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Project ID: 2005CO115B

Title: Colorado's Evolving Irrigated Agriculture: Economic Accounting Impact Analysis

Project Type: Research

Start Date: 03/01/2006

End Date: 02/28/2007

Congressional District: 4th

Focus Category: Economics, Agriculture

Keywords: Arkansas River, Republican River, Rio Grand River, South Platte River

Principal Investigator: Waskom, Reagan M. (Colorado State University)

Federal Funds: $16,800

Non-Federal Matching Funds: $8,586

Abstract: Agricultural industry is asignificant economic sector in Colorado. Farming employed roughly 45,000 people in 2000. Seventy-five percent of the total value of Colorado crops is derived from the irrigated sector, highlighting the importance of, and dependence on, a secure water supply. Colorado's crop production supports commercial livestock, meat-packing and dairy industries. Each primary agricultural industrial sector encourages economic development directly, through the purchase of inputs, and indirectly, through the wages and salaries of employees. Rural to urban water transfers can create contentious and emotionally charged discussions which often center on the economic health of rural communities and their dependence on irrigated agriculture. The next greatest changes in agricultural water use are expected to occur in the Front Range as Municipal and Industrial (M & I) growth moves into agricultural lands and/or as water is transferred from agriculture to support growth. Water transfer will alter the economic and natural resource environment of rural Colorado, presenting a key challenge for all Coloradans. Without other viable local base industries to generate revenues and provide employment, a reduction in the revenue generated in the agricultural sector will have adverse economic impacts throughout the regional economy. Impacts will be felt by businesses and by local governments whose property and sales tax base is eroded. Clearly, it is important to quantify and describe the economic shock of irrigated agriculture's reduction, to disaggregate the shock among different industries in the region and among households according to their income, and to determine how government revenues might shrink. This information will be valuable to many water stakeholders including farmers, businesses, water supply administrators, and regional leaders charged with economic development. A rigorous economic accounting will approximate the economic impacts of reduced irrigated acres. Analysis will be focused on four basins (Arkansas, Republican, Rio Grande, South Platte).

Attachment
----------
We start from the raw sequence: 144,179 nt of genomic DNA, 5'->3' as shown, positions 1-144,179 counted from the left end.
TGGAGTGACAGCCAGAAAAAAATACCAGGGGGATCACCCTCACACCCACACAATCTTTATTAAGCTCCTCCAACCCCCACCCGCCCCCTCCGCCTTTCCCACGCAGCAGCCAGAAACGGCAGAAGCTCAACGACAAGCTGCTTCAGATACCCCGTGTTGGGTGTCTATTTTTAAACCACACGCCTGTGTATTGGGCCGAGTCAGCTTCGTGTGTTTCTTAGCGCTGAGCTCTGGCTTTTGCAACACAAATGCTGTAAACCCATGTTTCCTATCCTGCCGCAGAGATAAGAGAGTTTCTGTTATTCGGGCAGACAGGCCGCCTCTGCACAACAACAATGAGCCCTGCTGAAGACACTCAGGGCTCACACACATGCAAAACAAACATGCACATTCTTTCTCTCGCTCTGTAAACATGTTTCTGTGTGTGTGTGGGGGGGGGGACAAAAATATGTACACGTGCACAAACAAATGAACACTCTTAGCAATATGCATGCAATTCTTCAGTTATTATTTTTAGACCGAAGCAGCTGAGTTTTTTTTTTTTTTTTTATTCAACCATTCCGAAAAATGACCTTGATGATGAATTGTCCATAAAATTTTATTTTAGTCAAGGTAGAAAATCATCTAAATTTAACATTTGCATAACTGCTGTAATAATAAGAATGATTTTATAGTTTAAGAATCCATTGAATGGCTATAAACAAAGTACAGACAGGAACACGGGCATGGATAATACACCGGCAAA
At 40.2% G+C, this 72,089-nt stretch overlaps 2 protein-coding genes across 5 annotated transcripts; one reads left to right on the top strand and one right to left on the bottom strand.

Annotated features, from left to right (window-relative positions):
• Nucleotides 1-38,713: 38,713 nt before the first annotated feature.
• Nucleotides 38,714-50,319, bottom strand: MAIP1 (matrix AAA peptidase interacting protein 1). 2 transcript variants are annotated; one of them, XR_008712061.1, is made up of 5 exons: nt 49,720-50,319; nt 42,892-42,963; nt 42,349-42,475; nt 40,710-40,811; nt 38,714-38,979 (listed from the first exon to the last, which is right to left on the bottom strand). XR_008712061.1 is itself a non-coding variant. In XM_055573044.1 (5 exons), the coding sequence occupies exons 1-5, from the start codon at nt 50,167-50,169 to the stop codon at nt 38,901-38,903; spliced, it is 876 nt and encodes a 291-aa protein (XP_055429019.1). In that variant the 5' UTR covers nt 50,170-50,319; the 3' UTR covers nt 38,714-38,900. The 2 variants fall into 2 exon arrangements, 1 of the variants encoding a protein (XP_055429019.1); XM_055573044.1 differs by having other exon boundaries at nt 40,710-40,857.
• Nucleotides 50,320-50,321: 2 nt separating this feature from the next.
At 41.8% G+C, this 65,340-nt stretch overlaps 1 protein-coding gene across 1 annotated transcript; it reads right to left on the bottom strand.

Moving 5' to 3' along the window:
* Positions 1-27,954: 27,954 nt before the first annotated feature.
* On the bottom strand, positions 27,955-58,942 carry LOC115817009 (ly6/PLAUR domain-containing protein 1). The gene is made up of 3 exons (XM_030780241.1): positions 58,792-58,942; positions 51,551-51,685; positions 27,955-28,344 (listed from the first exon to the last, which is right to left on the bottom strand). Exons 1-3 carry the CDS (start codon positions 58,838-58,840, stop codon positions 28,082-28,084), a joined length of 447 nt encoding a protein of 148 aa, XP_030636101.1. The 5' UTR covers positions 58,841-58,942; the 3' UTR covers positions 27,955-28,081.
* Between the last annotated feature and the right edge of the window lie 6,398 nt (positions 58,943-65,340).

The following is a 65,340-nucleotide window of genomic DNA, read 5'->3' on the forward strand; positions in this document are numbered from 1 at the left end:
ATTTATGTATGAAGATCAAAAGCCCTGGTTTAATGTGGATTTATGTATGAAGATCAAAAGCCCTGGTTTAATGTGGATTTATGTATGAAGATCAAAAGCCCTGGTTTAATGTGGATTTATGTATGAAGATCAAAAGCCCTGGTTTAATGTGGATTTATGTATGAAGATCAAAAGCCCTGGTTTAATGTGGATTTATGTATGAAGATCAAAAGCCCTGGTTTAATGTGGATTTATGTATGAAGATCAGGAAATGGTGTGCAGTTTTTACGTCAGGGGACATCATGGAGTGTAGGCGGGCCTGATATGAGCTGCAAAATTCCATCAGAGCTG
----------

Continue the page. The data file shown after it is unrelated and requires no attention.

Specific objectives include:

Progress/Completion Report, PDF

U.S. Department of the Interior, U.S. Geological Survey
Maintained by: John Schefter
Last Updated: Thursday, November 29, 2007
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